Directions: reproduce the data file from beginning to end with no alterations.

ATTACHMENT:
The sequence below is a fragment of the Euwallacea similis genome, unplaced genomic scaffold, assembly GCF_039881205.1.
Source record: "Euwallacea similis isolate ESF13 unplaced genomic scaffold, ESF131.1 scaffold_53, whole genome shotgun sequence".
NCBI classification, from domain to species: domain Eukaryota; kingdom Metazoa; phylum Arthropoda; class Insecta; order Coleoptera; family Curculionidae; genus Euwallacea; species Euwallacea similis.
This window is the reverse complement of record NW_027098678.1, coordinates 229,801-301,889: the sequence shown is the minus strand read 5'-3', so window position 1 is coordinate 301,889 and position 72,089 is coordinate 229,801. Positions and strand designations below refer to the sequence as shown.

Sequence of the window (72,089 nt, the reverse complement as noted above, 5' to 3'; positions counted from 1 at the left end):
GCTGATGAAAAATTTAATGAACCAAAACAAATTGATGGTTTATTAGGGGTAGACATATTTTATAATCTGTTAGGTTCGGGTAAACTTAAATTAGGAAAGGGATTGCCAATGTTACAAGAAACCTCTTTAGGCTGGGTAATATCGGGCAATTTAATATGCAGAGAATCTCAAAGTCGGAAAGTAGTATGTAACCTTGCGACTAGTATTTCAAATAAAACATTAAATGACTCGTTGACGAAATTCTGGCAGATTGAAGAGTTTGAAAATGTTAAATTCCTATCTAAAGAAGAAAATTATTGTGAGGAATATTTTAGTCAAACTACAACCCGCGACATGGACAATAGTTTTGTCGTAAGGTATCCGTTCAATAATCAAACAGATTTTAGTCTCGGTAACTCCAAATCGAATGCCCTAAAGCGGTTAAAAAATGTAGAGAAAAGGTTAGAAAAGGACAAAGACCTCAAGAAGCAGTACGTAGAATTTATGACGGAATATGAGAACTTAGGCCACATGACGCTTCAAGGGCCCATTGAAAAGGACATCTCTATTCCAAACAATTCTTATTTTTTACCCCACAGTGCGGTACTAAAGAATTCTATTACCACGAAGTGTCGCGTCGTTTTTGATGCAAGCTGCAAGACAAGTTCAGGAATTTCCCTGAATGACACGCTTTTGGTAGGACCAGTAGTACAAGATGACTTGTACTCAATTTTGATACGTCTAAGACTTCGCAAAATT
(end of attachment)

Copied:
The sequence below is a fragment of the Euwallacea similis genome, unplaced genomic scaffold, assembly GCF_039881205.1.
Source record: "Euwallacea similis isolate ESF13 unplaced genomic scaffold, ESF131.1 scaffold_53, whole genome shotgun sequence".
NCBI classification, from domain to species: domain Eukaryota; kingdom Metazoa; phylum Arthropoda; class Insecta; order Coleoptera; family Curculionidae; genus Euwallacea; species Euwallacea similis.
This window is the reverse complement of record NW_027098678.1, coordinates 229,801-301,889: the sequence shown is the minus strand read 5'-3', so window position 1 is coordinate 301,889 and position 72,089 is coordinate 229,801. Positions and strand designations below refer to the sequence as shown.

Sequence of the window (72,089 nt, the reverse complement as noted above, 5' to 3'; positions counted from 1 at the left end):
GCTGATGAAAAATTTAATGAACCAAAACAAATTGATGGTTTATTAGGGGTAGACATATTTTATAATCTGTTAGGTTCGGGTAAACTTAAATTAGGAAAGGGATTGCCAATGTTACAAGAAACCTCTTTAGGCTGGGTAATATCGGGCAATTTAATATGCAGAGAATCTCAAAGTCGGAAAGTAGTATGTAACCTTGCGACTAGTATTTCAAATAAAACATTAAATGACTCGTTGACGAAATTCTGGCAGATTGAAGAGTTTGAAAATGTTAAATTCCTATCTAAAGAAGAAAATTATTGTGAGGAATATTTTAGTCAAACTACAACCCGCGACATGGACAATAGTTTTGTCGTAAGGTATCCGTTCAATAATCAAACAGATTTTAGTCTCGGTAACTCCAAATCGAATGCCCTAAAGCGGTTAAAAAATGTAGAGAAAAGGTTAGAAAAGGACAAAGACCTCAAGAAGCAGTACGTAGAATTTATGACGGAATATGAGAACTTAGGCCACATGACGCTTCAAGGGCCCATTGAAAAGGACATCTCTATTCCAAACAATTCTTATTTTTTACCCCACAGTGCGGTACTAAAGAATTCTATTACCACGAAGTGTCGCGTCGTTTTTGATGCAAGCTGCAAGACAAGTTCAGGAATTTCCCTGAATGACACGCTTTTGGTAGGACCAGTAGTACAAGATGACTTGTACTCAATTTTGATACGTCTAAGACTTCGCAAAATT